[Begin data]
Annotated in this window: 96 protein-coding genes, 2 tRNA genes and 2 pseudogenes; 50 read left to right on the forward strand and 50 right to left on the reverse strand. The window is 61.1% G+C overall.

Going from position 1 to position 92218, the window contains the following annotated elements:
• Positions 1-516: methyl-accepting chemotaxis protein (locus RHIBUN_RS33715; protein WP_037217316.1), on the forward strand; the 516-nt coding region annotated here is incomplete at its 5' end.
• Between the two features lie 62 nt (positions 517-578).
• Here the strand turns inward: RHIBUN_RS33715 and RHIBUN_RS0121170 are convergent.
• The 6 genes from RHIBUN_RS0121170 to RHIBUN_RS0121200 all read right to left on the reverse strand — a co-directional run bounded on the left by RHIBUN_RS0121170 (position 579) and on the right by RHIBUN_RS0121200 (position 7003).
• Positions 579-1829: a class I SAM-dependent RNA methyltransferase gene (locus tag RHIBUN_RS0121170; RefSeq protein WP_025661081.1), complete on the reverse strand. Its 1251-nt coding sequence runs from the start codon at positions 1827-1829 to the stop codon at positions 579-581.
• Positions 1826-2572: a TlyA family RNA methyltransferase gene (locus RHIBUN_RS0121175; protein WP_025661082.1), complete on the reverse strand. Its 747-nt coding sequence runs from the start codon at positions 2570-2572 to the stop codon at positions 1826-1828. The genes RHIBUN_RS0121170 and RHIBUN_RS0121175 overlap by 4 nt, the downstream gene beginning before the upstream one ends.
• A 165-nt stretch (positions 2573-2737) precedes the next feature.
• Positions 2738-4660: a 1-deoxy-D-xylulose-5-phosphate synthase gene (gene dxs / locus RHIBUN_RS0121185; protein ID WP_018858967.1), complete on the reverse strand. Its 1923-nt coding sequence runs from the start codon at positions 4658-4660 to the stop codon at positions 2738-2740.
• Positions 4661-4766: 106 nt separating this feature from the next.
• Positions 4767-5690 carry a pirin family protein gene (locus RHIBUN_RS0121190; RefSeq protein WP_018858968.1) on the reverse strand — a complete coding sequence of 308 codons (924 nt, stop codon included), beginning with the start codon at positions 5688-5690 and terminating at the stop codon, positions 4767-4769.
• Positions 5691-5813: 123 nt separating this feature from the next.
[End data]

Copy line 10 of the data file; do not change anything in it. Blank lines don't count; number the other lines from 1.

• Positions 2738-4660: a 1-deoxy-D-xylulose-5-phosphate synthase gene (gene dxs / locus RHIBUN_RS0121185; protein ID WP_018858967.1), complete on the reverse strand. Its 1923-nt coding sequence runs from the start codon at positions 4658-4660 to the stop codon at positions 2738-2740.